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Dynamic Effects of Co-Ethnic Networks on Immigrants' Economic Success

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  • Michele Battisti
  • Giovanni Peri
  • Agnese Romiti

Abstract

This paper investigates how the size of co-ethnic networks at the time of arrival affect the economic success of immigrants in Germany. Applying panel analysis with a large set of fixed effects and controls, we isolate the association between initial network size and long-run immigrant outcomes. We also look at those who were assigned to an initial location independently of their choice allows a causal interpretation of our estimates. We find that immigrants initially located in places with larger co-ethnic networks are more likely to be employed at first, but have a lower probability of investing in human capital.

Suggested Citation

  • Michele Battisti & Giovanni Peri & Agnese Romiti, 2018. "Dynamic Effects of Co-Ethnic Networks on Immigrants' Economic Success," CESifo Working Paper Series 7084, CESifo.
  • Handle: RePEc:ces:ceswps:_7084
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    Cited by:

    1. Danzer, Alexander M. & Feuerbaum, Carsten & Piopiunik, Marc & Woessmann, Ludger, 2018. "Growing Up in Ethnic Enclaves: Language Proficiency and Educational Attainment of Immigrant Children," Rationality and Competition Discussion Paper Series 104, CRC TRR 190 Rationality and Competition.
    2. Stips, Felix & Kis-Katos, Krisztina, 2020. "Ethnic Networks and the Employment of Asylum Seekers: Evidence from Germany," IZA Discussion Papers 12903, Institute of Labor Economics (IZA).
    3. Ingwersen, Kai & Thomsen, Stephan L, 2019. "The Immigrant-Native Wage Gap in Germany Revisited," Hannover Economic Papers (HEP) dp-653, Leibniz Universität Hannover, Wirtschaftswissenschaftliche Fakultät.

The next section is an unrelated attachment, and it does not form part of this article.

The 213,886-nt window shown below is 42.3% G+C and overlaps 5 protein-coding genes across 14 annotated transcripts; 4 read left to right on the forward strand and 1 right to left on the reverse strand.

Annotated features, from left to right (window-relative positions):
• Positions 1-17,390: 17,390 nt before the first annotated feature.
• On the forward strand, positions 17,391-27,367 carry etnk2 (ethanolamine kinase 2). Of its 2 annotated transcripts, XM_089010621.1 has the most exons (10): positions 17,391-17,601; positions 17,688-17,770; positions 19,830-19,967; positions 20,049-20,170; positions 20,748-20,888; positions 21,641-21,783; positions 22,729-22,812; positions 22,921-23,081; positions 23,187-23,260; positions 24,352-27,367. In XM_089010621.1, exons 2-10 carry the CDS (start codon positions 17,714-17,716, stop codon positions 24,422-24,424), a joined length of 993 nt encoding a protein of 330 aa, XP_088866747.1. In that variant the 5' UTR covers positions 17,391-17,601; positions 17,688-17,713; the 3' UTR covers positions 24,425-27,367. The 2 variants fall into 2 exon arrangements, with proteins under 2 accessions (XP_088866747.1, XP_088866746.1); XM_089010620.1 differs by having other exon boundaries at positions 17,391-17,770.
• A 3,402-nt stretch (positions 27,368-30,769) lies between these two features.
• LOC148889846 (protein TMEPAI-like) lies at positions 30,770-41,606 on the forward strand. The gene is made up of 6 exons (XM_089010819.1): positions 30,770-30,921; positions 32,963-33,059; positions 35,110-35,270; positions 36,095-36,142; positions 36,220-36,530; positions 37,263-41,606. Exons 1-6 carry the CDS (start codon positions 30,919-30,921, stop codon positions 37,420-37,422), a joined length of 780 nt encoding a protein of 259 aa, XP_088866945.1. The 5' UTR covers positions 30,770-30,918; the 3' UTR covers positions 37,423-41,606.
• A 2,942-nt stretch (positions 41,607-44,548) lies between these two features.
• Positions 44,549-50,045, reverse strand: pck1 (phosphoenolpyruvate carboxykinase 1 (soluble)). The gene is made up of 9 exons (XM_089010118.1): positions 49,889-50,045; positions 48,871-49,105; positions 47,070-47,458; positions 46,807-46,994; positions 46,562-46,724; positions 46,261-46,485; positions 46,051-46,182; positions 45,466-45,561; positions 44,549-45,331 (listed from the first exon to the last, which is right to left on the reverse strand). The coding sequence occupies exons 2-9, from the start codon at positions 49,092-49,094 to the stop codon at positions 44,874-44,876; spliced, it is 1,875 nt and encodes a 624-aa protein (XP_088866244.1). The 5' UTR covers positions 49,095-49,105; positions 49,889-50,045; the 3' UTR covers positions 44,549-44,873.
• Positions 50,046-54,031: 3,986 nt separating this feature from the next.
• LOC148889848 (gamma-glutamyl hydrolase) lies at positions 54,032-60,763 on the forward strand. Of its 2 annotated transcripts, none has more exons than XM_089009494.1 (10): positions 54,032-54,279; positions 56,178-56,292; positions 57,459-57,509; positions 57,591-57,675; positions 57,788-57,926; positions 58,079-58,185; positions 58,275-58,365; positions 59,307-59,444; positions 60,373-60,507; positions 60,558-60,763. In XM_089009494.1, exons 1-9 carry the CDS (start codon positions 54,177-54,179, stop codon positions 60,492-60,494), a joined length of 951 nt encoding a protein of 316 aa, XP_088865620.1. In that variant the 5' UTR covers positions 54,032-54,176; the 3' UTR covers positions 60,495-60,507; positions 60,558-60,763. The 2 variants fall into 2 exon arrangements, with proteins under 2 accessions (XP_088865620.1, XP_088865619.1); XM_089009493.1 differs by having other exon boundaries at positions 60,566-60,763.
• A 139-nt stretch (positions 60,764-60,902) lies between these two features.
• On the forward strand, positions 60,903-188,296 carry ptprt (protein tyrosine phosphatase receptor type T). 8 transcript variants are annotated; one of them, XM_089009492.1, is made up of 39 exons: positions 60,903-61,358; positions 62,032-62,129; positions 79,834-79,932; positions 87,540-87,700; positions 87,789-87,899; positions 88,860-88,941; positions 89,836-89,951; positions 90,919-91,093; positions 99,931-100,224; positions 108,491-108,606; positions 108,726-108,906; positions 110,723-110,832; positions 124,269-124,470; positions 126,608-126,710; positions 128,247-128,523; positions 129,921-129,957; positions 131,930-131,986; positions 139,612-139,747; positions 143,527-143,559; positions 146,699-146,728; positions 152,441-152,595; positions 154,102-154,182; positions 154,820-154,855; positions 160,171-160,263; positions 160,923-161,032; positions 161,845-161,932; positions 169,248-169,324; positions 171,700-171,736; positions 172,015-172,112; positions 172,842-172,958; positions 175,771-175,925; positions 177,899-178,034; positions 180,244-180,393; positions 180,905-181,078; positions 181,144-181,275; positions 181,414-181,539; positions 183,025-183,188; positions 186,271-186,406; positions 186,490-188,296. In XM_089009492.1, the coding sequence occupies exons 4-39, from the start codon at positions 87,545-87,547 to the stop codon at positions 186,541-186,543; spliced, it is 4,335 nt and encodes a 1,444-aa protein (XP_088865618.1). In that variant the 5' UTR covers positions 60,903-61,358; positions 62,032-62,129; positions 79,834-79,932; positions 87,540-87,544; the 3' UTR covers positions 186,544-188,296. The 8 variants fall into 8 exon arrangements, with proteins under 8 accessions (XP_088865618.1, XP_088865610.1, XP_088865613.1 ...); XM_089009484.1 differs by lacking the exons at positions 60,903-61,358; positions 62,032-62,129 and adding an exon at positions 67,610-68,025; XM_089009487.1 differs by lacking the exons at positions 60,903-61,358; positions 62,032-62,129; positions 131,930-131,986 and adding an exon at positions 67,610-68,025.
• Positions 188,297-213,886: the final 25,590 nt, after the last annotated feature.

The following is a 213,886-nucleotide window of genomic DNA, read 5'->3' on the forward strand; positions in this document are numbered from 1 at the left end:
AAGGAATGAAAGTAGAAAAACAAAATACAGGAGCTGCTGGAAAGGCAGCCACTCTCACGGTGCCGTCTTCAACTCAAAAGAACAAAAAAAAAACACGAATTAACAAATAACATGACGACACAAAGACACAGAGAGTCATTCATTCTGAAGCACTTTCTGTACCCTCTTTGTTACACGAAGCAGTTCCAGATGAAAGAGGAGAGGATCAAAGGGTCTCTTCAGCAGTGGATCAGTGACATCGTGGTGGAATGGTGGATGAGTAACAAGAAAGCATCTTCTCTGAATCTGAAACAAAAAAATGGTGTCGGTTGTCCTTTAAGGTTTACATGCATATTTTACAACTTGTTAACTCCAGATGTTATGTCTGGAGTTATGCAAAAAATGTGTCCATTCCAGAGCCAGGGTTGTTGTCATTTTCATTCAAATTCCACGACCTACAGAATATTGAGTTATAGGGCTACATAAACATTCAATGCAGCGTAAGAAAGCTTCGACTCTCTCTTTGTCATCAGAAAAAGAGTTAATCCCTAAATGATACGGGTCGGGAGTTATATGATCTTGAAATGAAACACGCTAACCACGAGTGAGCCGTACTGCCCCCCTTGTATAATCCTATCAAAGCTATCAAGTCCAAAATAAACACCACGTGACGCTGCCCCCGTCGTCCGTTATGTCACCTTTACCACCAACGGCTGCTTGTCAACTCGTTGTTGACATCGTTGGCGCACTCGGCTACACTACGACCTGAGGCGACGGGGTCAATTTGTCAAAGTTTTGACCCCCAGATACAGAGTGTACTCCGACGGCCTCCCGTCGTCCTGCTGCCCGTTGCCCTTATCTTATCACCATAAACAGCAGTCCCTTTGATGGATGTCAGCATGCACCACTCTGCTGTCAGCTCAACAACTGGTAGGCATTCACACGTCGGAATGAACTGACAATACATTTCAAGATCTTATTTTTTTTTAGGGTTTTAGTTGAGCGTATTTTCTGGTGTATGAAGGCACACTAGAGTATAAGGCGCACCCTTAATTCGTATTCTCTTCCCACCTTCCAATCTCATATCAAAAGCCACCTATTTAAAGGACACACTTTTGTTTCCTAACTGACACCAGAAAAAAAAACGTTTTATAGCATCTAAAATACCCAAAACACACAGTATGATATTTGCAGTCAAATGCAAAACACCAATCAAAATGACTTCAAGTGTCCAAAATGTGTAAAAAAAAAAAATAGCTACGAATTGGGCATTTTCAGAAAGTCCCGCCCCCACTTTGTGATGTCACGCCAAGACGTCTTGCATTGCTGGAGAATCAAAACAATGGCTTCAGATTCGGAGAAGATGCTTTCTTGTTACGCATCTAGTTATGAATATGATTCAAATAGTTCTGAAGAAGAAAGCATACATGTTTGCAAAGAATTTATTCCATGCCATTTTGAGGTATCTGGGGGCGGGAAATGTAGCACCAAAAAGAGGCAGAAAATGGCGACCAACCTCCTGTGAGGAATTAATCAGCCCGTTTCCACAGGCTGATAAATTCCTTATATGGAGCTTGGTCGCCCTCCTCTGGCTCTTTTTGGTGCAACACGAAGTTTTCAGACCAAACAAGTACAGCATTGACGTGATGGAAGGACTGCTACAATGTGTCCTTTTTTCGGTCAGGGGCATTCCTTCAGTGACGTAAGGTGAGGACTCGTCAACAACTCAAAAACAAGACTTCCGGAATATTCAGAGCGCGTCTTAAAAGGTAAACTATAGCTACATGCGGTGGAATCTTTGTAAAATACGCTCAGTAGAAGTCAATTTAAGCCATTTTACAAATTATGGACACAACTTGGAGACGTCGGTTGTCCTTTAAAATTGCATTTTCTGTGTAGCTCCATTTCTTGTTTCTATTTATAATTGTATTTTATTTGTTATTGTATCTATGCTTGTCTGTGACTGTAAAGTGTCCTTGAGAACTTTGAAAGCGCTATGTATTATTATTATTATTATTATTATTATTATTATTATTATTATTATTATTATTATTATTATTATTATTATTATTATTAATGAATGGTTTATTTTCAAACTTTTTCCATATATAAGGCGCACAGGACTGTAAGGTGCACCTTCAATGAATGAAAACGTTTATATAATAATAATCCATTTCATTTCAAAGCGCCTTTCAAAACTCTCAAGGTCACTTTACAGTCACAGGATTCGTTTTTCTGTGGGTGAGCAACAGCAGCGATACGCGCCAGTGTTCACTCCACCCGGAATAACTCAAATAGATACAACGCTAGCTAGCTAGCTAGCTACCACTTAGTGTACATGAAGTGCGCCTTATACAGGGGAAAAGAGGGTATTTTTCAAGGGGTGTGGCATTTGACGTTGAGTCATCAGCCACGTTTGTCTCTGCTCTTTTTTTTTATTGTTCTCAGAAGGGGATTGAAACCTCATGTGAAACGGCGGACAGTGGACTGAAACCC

4. Battiston, Diego, 2018. "The Persistent Effects of Brief Interactions: Evidence from Immigrant Ships," MPRA Paper 97151, University Library of Munich, Germany.
    5. Giesecke, Matthias & Schuß, Eric, 2019. "Heterogeneity in marginal returns to language training of immigrants," IAB Discussion Paper 201919, Institut für Arbeitsmarkt- und Berufsforschung (IAB), Nürnberg [Institute for Employment Research, Nuremberg, Germany].
    6. Badi H. Baltagi & Ying Deng & Xiangjun Ma, 2018. "Network effects on labor contracts of internal migrants in China: a spatial autoregressive model," Empirical Economics, Springer, vol. 55(1), pages 265-296, August.
    7. Giesing, Yvonne & Battisti, Michele & Laurentsyeva, Nadzeya, 2018. "The Labour Market Integration of Refugees in Germany: Evidence from a Field Experiment," VfS Annual Conference 2018 (Freiburg, Breisgau): Digital Economy 181522, Verein für Socialpolitik / German Economic Association.
    8. Ansala, Laura & Åslund, Olof & Sarvim¨aki, Matti, 2018. "Immigration history, entry jobs, and the labor market integration of immigrants," Working Paper Series 2018:20, IFAU - Institute for Evaluation of Labour Market and Education Policy.